Slated to begin in 1995, the Nielsen Hispanic Panel will join the 47,000 homes currently using the company's hand-held scanners to record purchases.
Current efforts to survey Hispanic buying patterns are limited to questionnaires, often an obstacle for consumers who don't speak English, said Marilyn Mitchell, VP at Hispanic Market Connections, Los Altos, Calif.
As a result, little is known about this important segment's purchas- ing patterns.
Nielsen and Hispanic Market Connections intend to recruit 1,000 to 1,500 households in each of three to six urban markets, beginning in Los Angeles.
Like any new immigrant population, Hispanic households tend to be younger, Ms. Mitchell said. Marketers of products from diapers to cookies and crackers to children's clothes will find the data particularly valuable, she added.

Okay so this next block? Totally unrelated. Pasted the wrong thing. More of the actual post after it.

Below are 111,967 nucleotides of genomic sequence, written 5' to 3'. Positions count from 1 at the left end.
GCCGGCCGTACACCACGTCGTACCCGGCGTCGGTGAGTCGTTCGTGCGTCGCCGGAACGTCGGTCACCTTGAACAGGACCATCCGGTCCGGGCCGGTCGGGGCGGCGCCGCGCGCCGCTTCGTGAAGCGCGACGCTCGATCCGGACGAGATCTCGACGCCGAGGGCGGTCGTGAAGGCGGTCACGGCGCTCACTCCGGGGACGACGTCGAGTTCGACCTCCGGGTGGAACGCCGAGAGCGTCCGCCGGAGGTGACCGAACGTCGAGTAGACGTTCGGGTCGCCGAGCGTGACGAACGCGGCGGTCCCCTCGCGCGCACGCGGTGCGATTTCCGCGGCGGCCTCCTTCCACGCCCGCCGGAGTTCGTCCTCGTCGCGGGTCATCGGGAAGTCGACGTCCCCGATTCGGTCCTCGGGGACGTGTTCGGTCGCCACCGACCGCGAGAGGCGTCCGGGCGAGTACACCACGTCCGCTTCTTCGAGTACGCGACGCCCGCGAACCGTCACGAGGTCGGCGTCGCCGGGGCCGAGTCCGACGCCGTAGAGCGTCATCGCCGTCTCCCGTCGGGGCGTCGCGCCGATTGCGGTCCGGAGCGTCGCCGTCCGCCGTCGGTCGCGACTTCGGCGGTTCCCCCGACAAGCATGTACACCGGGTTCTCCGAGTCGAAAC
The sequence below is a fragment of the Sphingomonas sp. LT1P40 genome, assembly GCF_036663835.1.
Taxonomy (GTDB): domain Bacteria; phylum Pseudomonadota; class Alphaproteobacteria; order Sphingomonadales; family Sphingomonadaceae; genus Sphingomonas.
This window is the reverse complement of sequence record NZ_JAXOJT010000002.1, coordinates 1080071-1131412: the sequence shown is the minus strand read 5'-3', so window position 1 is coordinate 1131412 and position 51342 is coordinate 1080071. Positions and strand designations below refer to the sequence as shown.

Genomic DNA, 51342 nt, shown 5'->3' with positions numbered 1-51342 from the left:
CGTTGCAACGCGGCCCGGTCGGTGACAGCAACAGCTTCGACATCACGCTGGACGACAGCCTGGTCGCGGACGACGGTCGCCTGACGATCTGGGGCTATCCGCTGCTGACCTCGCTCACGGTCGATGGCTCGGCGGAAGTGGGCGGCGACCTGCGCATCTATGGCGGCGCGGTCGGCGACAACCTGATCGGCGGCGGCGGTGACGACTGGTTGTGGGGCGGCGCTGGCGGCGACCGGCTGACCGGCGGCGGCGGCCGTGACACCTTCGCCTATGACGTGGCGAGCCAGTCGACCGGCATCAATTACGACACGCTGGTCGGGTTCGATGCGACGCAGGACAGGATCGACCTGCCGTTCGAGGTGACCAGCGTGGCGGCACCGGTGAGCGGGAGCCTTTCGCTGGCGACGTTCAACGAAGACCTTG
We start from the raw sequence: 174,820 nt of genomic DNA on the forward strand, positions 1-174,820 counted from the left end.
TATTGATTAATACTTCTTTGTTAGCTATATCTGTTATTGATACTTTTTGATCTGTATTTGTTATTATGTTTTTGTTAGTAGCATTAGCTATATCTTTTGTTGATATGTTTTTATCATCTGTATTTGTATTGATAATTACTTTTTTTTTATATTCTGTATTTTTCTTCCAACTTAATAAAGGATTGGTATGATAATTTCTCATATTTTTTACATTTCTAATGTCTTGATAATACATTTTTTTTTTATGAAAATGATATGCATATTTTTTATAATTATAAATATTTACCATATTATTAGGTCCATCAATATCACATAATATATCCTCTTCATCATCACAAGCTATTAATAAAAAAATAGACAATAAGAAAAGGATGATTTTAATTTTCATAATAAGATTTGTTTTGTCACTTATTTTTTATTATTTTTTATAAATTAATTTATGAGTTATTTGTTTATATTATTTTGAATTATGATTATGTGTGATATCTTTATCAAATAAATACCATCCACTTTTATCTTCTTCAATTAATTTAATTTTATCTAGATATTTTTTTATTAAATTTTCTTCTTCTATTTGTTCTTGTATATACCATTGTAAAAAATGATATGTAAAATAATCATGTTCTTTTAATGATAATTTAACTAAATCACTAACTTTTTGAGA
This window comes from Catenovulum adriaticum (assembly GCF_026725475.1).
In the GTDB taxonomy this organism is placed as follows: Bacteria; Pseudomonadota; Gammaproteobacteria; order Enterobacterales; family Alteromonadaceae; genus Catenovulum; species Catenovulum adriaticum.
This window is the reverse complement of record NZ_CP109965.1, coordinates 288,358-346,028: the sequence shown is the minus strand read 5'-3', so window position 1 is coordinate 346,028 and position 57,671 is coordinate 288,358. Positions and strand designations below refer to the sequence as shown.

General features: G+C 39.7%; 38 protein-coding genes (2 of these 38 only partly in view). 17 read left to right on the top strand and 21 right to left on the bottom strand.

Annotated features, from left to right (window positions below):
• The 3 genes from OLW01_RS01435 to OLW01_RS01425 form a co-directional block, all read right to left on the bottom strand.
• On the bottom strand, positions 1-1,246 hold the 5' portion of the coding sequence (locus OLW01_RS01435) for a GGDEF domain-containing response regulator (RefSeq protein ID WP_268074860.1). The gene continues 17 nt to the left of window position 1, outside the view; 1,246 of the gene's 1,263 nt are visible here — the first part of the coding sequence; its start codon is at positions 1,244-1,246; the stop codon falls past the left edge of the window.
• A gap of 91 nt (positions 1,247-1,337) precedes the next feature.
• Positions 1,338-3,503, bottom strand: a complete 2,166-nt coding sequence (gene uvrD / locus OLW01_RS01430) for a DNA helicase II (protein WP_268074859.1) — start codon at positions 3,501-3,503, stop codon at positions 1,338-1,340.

Like Nielsen's current household panel, the Hispanic group will correlate purchases with media usage, giving marketers insight into the effectiveness of advertising and promotion, said Robert Tomei, VP-product manager for Nielsen Consumer Information Services.
In addition to Los Angeles, marketers are particularly interested in Miami, Houston, Chicago and New York, Ms. Mitchell said. "There's a lot of difference in selling to Cubans in Miami, Mexicans in L.A. and Puerto Ricans and Dominicans in New York."